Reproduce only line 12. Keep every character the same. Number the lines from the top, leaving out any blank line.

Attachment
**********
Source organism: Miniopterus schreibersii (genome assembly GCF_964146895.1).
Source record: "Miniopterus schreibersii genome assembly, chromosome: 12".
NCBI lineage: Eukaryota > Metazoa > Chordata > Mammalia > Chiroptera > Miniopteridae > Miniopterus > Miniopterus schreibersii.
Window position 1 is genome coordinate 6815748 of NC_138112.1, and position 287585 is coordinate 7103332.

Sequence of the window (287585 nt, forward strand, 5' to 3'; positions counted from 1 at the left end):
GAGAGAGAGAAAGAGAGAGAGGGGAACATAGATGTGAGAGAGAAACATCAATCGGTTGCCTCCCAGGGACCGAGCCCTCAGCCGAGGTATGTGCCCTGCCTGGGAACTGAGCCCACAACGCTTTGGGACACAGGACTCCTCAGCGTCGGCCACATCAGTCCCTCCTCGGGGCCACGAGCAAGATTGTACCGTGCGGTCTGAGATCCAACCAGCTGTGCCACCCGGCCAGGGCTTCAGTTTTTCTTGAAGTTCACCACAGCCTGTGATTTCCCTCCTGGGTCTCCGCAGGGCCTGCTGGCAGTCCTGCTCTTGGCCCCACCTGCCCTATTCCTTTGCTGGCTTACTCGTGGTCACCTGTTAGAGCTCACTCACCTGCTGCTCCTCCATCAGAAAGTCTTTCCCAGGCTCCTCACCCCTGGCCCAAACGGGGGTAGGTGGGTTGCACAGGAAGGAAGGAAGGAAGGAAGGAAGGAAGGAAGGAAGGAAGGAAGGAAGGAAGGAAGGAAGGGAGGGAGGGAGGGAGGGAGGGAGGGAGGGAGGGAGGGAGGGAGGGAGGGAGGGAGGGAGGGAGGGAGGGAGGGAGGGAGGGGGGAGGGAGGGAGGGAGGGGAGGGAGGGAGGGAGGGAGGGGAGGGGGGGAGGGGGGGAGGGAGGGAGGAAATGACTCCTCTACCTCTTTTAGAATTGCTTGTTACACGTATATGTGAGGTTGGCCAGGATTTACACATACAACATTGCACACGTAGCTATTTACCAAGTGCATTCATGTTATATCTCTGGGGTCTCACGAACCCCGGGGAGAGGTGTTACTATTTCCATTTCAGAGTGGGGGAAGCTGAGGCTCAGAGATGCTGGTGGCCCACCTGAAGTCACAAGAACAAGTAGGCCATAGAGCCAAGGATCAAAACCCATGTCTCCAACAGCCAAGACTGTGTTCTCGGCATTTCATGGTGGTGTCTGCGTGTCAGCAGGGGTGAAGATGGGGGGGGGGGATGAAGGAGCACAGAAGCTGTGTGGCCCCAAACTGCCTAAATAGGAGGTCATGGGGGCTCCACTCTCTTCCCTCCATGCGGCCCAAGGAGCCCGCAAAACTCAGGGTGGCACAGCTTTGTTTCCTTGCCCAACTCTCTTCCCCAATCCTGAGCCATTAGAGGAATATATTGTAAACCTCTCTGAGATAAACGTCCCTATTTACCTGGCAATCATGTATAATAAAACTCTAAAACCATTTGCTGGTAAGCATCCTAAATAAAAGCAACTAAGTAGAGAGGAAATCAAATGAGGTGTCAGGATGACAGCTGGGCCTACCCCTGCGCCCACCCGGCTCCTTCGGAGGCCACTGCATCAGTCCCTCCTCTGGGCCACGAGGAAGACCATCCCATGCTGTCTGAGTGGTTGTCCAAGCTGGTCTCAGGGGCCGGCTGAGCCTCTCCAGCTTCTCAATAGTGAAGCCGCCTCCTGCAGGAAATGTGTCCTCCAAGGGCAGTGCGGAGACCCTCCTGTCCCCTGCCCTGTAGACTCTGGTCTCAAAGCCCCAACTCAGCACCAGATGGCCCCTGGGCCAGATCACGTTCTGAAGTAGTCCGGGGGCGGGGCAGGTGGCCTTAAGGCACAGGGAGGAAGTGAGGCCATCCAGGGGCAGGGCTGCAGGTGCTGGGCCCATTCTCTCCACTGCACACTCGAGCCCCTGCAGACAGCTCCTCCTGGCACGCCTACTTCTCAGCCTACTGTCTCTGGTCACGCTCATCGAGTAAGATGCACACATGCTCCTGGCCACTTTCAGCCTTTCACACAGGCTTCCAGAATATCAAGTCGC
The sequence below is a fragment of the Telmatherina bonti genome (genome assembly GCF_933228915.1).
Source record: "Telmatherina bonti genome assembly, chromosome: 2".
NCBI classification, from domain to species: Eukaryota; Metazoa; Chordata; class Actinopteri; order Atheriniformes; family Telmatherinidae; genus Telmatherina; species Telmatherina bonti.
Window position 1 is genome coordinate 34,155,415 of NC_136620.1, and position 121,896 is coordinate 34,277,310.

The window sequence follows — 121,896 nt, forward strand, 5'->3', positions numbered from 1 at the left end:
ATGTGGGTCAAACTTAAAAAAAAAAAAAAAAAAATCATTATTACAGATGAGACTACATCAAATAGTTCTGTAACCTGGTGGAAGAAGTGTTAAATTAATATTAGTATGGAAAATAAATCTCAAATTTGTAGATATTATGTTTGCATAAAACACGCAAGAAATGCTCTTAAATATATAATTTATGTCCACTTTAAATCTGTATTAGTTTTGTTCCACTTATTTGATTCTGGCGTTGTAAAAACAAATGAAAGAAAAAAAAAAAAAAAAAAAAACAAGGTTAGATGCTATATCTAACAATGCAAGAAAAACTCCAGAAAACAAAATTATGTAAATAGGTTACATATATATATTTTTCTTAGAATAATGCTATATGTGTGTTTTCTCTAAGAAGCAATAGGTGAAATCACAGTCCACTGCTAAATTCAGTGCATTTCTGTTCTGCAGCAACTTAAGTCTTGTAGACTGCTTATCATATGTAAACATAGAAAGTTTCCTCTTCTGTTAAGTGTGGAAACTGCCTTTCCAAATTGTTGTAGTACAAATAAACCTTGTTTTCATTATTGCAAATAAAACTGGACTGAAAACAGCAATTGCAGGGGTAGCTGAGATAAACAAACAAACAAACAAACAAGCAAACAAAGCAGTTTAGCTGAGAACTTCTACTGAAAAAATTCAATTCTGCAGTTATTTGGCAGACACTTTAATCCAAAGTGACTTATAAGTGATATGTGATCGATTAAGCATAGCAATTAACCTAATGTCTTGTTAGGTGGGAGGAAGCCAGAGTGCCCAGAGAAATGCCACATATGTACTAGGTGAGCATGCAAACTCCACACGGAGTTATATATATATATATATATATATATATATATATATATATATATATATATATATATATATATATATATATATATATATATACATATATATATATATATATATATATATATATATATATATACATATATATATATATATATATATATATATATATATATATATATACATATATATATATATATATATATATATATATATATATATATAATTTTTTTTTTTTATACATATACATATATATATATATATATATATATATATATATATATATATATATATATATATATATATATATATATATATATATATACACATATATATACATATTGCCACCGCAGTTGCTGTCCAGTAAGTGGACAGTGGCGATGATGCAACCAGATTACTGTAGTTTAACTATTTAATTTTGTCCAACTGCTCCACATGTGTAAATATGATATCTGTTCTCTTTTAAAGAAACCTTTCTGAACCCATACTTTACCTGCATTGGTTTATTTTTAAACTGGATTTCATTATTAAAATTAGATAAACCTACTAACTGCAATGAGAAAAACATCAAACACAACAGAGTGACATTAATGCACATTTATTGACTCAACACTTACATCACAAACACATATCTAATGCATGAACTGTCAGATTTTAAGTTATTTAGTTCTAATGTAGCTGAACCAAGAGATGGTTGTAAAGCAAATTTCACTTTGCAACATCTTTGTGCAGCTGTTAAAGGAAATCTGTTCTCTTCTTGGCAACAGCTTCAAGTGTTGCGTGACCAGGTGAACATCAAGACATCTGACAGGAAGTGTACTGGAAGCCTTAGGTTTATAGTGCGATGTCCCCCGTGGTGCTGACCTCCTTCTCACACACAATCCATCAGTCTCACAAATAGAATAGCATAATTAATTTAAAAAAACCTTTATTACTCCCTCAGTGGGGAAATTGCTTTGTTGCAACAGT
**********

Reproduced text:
ATGTGGGTCAAACTTAAAAAAAAAAAAAAAAAAATCATTATTACAGATGAGACTACATCAAATAGTTCTGTAACCTGGTGGAAGAAGTGTTAAATTAATATTAGTATGGAAAATAAATCTCAAATTTGTAGATATTATGTTTGCATAAAACACGCAAGAAATGCTCTTAAATATATAATTTATGTCCACTTTAAATCTGTATTAGTTTTGTTCCACTTATTTGATTCTGGCGTTGTAAAAACAAATGAAAGAAAAAAAAAAAAAAAAAAAAACAAGGTTAGATGCTATATCTAACAATGCAAGAAAAACTCCAGAAAACAAAATTATGTAAATAGGTTACATATATATATTTTTCTTAGAATAATGCTATATGTGTGTTTTCTCTAAGAAGCAATAGGTGAAATCACAGTCCACTGCTAAATTCAGTGCATTTCTGTTCTGCAGCAACTTAAGTCTTGTAGACTGCTTATCATATGTAAACATAGAAAGTTTCCTCTTCTGTTAAGTGTGGAAACTGCCTTTCCAAATTGTTGTAGTACAAATAAACCTTGTTTTCATTATTGCAAATAAAACTGGACTGAAAACAGCAATTGCAGGGGTAGCTGAGATAAACAAACAAACAAACAAACAAGCAAACAAAGCAGTTTAGCTGAGAACTTCTACTGAAAAAATTCAATTCTGCAGTTATTTGGCAGACACTTTAATCCAAAGTGACTTATAAGTGATATGTGATCGATTAAGCATAGCAATTAACCTAATGTCTTGTTAGGTGGGAGGAAGCCAGAGTGCCCAGAGAAATGCCACATATGTACTAGGTGAGCATGCAAACTCCACACGGAGTTATATATATATATATATATATATATATATATATATATATATATATATATATATATATATATATATATATATATATATATACATATATATATATATATATATATATATATATATATATATACATATATATATATATATATATATATATATATATATATATATATACATATATATATATATATATATATATATATATATATATATATAATTTTTTTTTTTTATACATATACATATATATATATATATATATATATATATATATATATATATATATATATATATATATATATATATATATATATATATACACATATATATACATATTGCCACCGCAGTTGCTGTCCAGTAAGTGGACAGTGGCGATGATGCAACCAGATTACTGTAGTTTAACTATTTAATTTTGTCCAACTGCTCCACATGTGTAAATATGATATCTGTTCTCTTTTAAAGAAACCTTTCTGAACCCATACTTTACCTGCATTGGTTTATTTTTAAACTGGATTTCATTATTAAAATTAGATAAACCTACTAACTGCAATGAGAAAAACATCAAACACAACAGAGTGACATTAATGCACATTTATTGACTCAACACTTACATCACAAACACATATCTAATGCATGAACTGTCAGATTTTAAGTTATTTAGTTCTAATGTAGCTGAACCAAGAGATGGTTGTAAAGCAAATTTCACTTTGCAACATCTTTGTGCAGCTGTTAAAGGAAATCTGTTCTCTTCTTGGCAACAGCTTCAAGTGTTGCGTGACCAGGTGAACATCAAGACATCTGACAGGAAGTGTACTGGAAGCCTTAGGTTTATAGTGCGATGTCCCCCGTGGTGCTGACCTCCTTCTCACACACAATCCATCAGTCTCACAAATAGAATAGCATAATTAATTTAAAAAAACCTTTATTACTCCCTCAGTGGGGAAATTGCTTTGTTGCAACAGT